Glacier Bay National Park – the last stop on our spring 2014 trip.
Sadly we approached the end of our eighteen days in our RV and had to pack up our belongings, arranging things in appropriate bags for the final leg of our adventure. After driving 4,168 miles, we turned our Minnie Winnie in to Great Alaskan Holidays in Anchorage. From this point on, it would be planes and boats.
We flew from Anchorage to Juneau, where we boarded a Wings of Alaska Cessna caravan for the flight in to Gustavus. The folks at Wings of Alaska were more than accommodating and stored our checked bags for us while we were at Glacier Bay Lodge. I love the way Alaskans seem to be able to figure out a way to make things work even if the request is a little odd.
The scenery at Glacier Bay was wonderful. The Lodge itself was laid out with many separate buildings connected by walkways blending in to the rainforest. However, it felt like they weren’t quite ready for the season yet at the lodge and perhaps were lacking in management. We had some difficulties with both the restaurant and housekeeping services. They were very pleasant but they just didn’t quite have it together.
Glacier Bay Lodge
When we arrived at Glacier Bay, it was raining but that is to be expected as it is in a rainforest. We visited the ranger station, and walked along the trail to the campground. At the campground wheelbarrows were available for camper’s use. As the parking was a ways from the campsites, this looked to be a real help. We also hiked the loop trail which wound through the rainforest and muskeg ecosystem at the mouth of the bay.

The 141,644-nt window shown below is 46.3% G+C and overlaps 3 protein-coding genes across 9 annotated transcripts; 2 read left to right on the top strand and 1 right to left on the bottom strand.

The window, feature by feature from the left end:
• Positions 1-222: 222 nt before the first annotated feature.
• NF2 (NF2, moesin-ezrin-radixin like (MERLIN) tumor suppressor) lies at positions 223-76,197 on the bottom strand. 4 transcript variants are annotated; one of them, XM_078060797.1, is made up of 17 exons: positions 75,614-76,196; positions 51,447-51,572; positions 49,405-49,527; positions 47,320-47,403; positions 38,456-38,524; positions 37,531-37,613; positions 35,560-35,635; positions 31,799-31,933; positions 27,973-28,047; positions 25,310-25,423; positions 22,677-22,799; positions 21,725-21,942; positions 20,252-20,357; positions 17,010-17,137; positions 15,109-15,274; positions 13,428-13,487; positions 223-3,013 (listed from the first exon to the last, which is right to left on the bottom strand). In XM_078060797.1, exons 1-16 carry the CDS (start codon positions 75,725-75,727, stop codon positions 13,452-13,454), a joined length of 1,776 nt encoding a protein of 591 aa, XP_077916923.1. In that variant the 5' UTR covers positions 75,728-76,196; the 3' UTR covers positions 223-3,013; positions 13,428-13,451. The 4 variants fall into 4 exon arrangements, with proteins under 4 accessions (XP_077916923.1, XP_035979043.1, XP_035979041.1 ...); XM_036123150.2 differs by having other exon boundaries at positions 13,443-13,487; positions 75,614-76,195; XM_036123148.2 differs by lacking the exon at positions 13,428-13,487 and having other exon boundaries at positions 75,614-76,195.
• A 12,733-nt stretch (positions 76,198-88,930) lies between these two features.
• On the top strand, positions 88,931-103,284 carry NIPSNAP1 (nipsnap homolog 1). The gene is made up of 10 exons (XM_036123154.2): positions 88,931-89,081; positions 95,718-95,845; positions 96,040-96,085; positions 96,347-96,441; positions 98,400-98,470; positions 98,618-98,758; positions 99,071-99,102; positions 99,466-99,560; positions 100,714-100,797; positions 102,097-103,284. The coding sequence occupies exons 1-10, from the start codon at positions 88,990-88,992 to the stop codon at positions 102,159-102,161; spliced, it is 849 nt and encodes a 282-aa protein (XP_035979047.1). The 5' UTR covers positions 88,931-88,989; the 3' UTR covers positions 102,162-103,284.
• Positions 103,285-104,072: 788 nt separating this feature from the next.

In the late afternoon, several Tlingit women did a cultural presentation at the lodge. The Huna Tlingit have lived in this coastal rainforest for centuries. The bay itself was a landscape and home for countless generations before the great glacier advanced from the north and forced them to move, probably in the late 1600’s. The Huna Tlingit established a new village, Hoonah, on Chichagof Island across Icy Strait from the mouth of the bay, but Glacier Bay remains their ancestral and spiritual homeland.
The great glacier completely filled the bay for perhaps a half century until roughly 1750 and then began to retreat. On the HMS Discovery under command of Captain George Vancouver, Lt. Joseph Whidbey charted the coastline in 1794 and at that time the bay didn’t exist as it was only an slight indentation in the coastline. By 1879, when John Muir and five other men paddled in, they found a bay half-revealed and Muir named it Bay of Great Glaciers. In Muir’s time, how and why glaciers advance and retreat was just beginning to be understood.
Most glaciers in Alaska and throughout the world today are in a state of retreat. However, some in Glacier Bay receive new snow at high elevations in the Fairweather Range and remain healthy and several even show signs of advancing. Studying a map of Glacier Bay with the termini of glaciers recorded in various years presents an interesting picture. Some have advanced, some have retreated.